However, stress does cause various health concerns. When any animal is stressed, including people, they are more susceptible to diseases. Small mammals are especially at risk. These health concerns can, unfortunately, cause a cavy to pass away.
If you plan on moving, introducing a new family member (cavy or person), or anticipate any other potential stressors, be sure to prepare for them. Introduce new things, people, or environments as slowly as you can to reduce the stress level of your cavy. Another way to prevent stress is to provide plenty of hiding spots for your guinea pig.
Be aware of the following symptoms:
- Aggression- this includes biting you and other piggies
- inactivity/ hiding- guinea pigs like to hide normally, but it’s not good if they are always hiding
- Not eating/drinking- this is also a sign of illness if prolonged
- Drinking too much water
- Diarrhea- this can also be a sign of illness
- Chewing the cage
- Loss of fur/ over-grooming
- Not grooming
- Does not want to be held
Use your best judgment in determining your pet’s stress. This list does have some opposites, and you know your pet better than a list. If your cavy usually is very cuddling and suddenly doesn’t want to hang out, they could be stressed out. Any sudden behavior change, especially after introducing something new, could point to a stressed-out piggy.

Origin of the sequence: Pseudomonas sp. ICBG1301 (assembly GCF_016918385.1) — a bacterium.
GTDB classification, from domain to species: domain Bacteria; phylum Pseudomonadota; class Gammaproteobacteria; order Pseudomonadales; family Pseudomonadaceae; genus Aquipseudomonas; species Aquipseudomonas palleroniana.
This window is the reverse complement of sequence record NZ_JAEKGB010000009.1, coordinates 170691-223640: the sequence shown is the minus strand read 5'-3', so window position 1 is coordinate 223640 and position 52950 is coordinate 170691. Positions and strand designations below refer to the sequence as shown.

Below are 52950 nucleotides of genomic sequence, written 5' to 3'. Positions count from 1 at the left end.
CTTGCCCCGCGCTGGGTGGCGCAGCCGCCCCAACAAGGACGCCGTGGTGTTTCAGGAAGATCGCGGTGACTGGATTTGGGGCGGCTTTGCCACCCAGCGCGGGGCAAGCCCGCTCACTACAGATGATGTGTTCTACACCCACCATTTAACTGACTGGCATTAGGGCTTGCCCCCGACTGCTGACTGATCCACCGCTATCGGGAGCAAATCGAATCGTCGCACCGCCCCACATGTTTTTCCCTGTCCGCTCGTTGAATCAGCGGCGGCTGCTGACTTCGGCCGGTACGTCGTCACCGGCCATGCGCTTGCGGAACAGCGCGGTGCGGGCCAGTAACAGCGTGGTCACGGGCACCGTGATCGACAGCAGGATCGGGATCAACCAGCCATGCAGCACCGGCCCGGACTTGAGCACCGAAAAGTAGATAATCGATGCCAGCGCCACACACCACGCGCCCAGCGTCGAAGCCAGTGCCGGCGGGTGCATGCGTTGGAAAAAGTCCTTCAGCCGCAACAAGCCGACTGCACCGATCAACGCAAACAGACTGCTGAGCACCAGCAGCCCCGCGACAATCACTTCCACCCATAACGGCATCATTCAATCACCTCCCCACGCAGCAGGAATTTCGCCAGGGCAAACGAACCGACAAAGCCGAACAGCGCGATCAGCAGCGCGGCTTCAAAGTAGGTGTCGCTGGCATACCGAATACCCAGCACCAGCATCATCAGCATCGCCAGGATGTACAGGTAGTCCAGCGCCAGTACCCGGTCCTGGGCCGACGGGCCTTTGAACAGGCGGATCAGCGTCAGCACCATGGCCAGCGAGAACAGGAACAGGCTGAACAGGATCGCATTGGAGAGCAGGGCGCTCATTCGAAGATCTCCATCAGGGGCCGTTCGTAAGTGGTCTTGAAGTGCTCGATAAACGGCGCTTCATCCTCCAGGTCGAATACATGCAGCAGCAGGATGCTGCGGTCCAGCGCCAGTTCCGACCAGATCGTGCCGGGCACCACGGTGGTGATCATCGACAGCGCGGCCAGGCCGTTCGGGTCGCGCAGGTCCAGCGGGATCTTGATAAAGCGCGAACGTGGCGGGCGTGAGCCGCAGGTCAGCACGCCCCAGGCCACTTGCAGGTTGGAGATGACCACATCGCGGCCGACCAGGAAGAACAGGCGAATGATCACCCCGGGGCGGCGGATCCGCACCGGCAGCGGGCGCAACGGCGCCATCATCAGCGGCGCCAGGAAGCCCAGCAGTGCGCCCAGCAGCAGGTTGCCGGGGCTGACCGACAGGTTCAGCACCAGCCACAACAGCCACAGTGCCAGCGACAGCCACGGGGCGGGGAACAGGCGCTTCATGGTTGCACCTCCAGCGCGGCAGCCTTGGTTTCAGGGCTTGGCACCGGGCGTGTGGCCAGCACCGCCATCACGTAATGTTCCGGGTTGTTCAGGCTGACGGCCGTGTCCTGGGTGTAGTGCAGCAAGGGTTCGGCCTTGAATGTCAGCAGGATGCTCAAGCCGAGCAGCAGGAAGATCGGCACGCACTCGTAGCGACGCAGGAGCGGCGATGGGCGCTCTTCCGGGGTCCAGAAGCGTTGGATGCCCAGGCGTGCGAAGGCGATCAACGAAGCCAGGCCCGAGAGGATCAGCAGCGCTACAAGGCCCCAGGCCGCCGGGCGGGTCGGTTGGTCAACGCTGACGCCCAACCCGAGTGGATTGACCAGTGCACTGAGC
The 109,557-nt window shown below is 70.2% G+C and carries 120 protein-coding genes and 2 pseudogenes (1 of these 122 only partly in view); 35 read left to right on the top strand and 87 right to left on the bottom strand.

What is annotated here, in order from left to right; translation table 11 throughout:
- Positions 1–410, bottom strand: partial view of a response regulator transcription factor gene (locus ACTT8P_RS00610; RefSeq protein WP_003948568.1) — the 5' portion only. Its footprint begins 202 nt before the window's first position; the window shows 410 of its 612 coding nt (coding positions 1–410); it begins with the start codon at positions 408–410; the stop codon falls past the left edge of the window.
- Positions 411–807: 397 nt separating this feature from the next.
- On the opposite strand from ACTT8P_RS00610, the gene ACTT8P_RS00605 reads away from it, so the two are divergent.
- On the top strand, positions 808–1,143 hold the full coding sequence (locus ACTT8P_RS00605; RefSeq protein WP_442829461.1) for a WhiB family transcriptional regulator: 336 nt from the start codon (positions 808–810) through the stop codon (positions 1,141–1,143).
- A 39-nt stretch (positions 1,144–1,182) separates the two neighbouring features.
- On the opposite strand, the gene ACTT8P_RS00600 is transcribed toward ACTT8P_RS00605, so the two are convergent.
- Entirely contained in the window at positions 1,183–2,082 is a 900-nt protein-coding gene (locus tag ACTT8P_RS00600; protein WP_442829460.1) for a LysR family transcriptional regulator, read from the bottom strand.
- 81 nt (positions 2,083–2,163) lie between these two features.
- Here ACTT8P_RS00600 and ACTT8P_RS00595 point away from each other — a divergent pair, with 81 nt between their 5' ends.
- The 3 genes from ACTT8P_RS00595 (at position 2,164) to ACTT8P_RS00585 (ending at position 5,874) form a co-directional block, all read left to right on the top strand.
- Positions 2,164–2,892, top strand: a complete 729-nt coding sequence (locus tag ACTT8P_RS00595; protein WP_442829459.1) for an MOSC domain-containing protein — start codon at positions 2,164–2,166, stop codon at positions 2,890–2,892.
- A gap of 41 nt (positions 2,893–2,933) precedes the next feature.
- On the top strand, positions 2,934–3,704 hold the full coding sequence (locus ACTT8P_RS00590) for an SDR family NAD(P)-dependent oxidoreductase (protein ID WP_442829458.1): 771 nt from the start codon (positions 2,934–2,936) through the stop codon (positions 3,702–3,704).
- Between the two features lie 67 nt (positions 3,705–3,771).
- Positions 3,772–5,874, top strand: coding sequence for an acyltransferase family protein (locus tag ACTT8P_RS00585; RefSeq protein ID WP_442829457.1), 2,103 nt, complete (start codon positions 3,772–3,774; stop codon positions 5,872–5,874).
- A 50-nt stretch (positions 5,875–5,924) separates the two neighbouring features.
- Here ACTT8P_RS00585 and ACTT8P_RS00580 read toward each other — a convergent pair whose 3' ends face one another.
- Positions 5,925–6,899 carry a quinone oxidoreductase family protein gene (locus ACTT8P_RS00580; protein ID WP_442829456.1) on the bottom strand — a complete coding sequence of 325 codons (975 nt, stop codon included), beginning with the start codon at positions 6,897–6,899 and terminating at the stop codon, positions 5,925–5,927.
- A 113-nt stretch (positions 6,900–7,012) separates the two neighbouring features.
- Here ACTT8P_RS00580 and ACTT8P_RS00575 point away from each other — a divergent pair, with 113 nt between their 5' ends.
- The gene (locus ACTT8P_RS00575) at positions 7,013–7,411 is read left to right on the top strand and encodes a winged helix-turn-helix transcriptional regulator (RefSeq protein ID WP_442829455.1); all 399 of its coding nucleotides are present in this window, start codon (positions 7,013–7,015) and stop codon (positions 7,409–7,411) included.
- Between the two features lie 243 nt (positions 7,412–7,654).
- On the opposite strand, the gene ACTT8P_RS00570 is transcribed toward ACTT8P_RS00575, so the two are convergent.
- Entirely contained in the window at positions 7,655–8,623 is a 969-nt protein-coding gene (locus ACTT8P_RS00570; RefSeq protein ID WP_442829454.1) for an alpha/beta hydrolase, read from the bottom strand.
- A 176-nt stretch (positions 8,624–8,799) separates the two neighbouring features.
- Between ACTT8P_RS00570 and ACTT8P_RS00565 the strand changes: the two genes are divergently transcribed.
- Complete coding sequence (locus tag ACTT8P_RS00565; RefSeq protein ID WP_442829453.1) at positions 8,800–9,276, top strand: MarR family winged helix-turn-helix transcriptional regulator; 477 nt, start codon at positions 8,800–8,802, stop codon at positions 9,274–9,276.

Illnesses Resulting from Stress
There are several different types of illnesses as a result of stress. Stress weakens the defense of a guinea pig’s immune system and makes them more susceptible to sickness.
As a disclaimer, this list is not exhaustive, nor am I a veterinarian. This list simply summarizes a scientific paper about guinea pig illnesses. Your vet will be able to give a complete answer as to what your guinea pig may have.
- Bacterial Infections
- Chronic Dermatitis– This is when your cavy’s feet get cut or scraped, and bacteria then affect the area. Your piggy may have swollen feet, cuts and scrapes, scabs.
- Salmonella– Although more common with wild guinea pigs, this can still happen to domesticated pigs. Be sure to always give them fresh vegetables. Symptoms present are lethargy, not eating, or drinking.
- Various types of pneumonia- This is a common illness in guinea pigs, especially from stress. Your cavy may show signs of wheezing, sneezing, and nasal discharge.
- Parasitic Infections
- Parasites can cause mange and generally thrive after various stressors cause your piggy to stop grooming.
- Reproductive Complications
- Stress can cause the loss of the baby or for the mother to pass away suddenly.
- GI disorders
- These are the most common disorders because guinea pigs have a very sensitive stomach- this disorder is characterized by a change in feces, bloating, and not eating.
- These disorders are especially harmful because backed-up feces can enter the body, causing more infections throughout.